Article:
Capitalists will tell you that we are driven by self-interest and thus incapable of sharing. But, I think self interest will drive us to share everything.

In the collaborative economy, we always get more than we give.

By using a shared car to satisfy my small demand, I have access to a fleet of 13,000 Zipcars parked in cities across North America and the UK. By adding my tiny insight into Wikipedia, I get the world’s knowledge at my fingertips.

This transition is emotional. Most of us are terrified to let go of any security we have found. The capitalist mantras — hold on to what you have, don’t share, save up — are ingrained. And, this transition is happening amidst considerable challenges and unrest, from climate change, unemployment, and increasing and destabilizing income inequality. Regardless, the collaborative economy is inevitable.

Companies, governments, and people who understand this new “Peers Inc” paradigm won’t build anything else. They will grow faster, learn faster, and adapt faster. The companies and governments that fail to share and connect, will fall farther behind. We are witnessing the end of capitalism as we know it. Nothing can or should hold us back.

In the new collaborative economy, the opportunities and benefits are far greater than the associated problems.

In 2000, when I first proposed the idea for Zipcar to investors, their reaction — “You can count on the Swiss to share cars and treat them well, but we are Americans!” — prevented them from seeing the potential of the upside. Sure, a very small minority of Zipcar members will let their ineligible friends drive, or damage the car and not report. But this is a limited and identifiable problem. The benefit is almost one million people sharing and satisfied with only 13,000 cars.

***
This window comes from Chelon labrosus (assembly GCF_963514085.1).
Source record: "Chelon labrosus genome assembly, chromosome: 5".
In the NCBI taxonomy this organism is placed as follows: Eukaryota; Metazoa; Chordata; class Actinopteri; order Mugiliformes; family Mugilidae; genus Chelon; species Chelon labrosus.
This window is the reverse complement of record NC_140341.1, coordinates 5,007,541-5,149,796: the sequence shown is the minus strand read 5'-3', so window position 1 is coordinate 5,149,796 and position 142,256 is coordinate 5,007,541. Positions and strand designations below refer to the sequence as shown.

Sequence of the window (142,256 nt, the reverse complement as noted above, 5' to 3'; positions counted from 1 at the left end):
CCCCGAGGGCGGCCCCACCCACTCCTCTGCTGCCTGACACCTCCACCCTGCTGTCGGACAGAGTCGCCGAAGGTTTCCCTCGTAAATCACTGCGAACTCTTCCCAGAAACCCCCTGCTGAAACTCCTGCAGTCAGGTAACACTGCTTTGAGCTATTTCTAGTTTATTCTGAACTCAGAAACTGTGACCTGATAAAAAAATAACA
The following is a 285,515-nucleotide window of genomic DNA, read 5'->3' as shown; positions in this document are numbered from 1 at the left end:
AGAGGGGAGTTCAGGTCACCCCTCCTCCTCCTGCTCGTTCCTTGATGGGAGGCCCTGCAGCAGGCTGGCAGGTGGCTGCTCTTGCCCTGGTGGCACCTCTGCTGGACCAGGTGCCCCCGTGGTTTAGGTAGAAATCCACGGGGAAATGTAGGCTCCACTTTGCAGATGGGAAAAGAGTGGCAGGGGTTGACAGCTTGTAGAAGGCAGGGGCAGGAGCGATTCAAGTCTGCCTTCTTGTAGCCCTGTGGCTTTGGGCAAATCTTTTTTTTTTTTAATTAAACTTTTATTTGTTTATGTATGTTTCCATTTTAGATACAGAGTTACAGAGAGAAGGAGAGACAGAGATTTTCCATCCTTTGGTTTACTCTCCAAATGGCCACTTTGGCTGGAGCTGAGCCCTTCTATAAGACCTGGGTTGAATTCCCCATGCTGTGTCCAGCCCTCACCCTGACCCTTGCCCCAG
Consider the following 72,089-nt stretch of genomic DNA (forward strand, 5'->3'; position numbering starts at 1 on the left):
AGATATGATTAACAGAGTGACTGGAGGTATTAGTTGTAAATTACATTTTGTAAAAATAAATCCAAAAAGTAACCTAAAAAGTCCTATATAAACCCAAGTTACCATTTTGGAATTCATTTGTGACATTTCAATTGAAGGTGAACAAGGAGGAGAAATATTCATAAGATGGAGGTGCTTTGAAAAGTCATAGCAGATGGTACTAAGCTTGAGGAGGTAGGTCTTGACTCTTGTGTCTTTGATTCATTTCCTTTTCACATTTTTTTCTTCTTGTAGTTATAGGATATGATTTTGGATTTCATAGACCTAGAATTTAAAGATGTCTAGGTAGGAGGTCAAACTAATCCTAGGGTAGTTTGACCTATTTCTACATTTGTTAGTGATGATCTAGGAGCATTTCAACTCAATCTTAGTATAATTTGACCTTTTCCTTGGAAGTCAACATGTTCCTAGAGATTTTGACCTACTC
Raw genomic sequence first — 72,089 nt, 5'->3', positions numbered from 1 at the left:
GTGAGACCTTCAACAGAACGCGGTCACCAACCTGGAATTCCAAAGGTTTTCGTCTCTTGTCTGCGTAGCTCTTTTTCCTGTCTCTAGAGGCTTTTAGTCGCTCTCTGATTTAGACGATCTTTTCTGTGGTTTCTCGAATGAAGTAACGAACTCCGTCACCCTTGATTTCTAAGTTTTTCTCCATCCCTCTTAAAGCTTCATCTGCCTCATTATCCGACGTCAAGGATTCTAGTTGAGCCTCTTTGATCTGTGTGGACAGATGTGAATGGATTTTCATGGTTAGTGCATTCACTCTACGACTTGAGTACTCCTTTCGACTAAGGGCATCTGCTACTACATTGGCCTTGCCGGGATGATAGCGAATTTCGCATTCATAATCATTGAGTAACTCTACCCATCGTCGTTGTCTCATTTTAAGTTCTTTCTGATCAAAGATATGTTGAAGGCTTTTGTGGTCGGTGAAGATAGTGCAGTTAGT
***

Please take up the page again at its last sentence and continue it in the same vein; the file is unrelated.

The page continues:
But Peers Inc collaborations also present us with challenges.

They break the old employer-employee work patterns, and with it, the logic behind the last hundred years of tax, work, and social-safety-net laws. This is the tension underlying lawsuits against Uber (and if we are honest, Walmart and Fedex have played the same games). To support a productive, equitable and sustainable economy we need benefits tied to people and not jobs. We need rules that protect individuals from the power of monopoly platforms. We need the resulting incredible productivity gains to be shared by all with a basic citizen’s income.

The good news is that the collaborative economy can address climate change and put people at the center of innovation. We must be proactive to ensure this. Instead of being fearful of unemployment, underemployment, income inequality, and the impending zero-fossil-fuel economy, let’s identify and actively deal with these issues. I know first-hand that the collaboration of people and platforms — Peers Inc — can deliver a better world.

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Robin Chase is the co-founder of Zipcar Her new book is Peers Inc: How People & Platforms are Inventing the Collaborative Economy & Reinventing Capitalism. You can buy it here.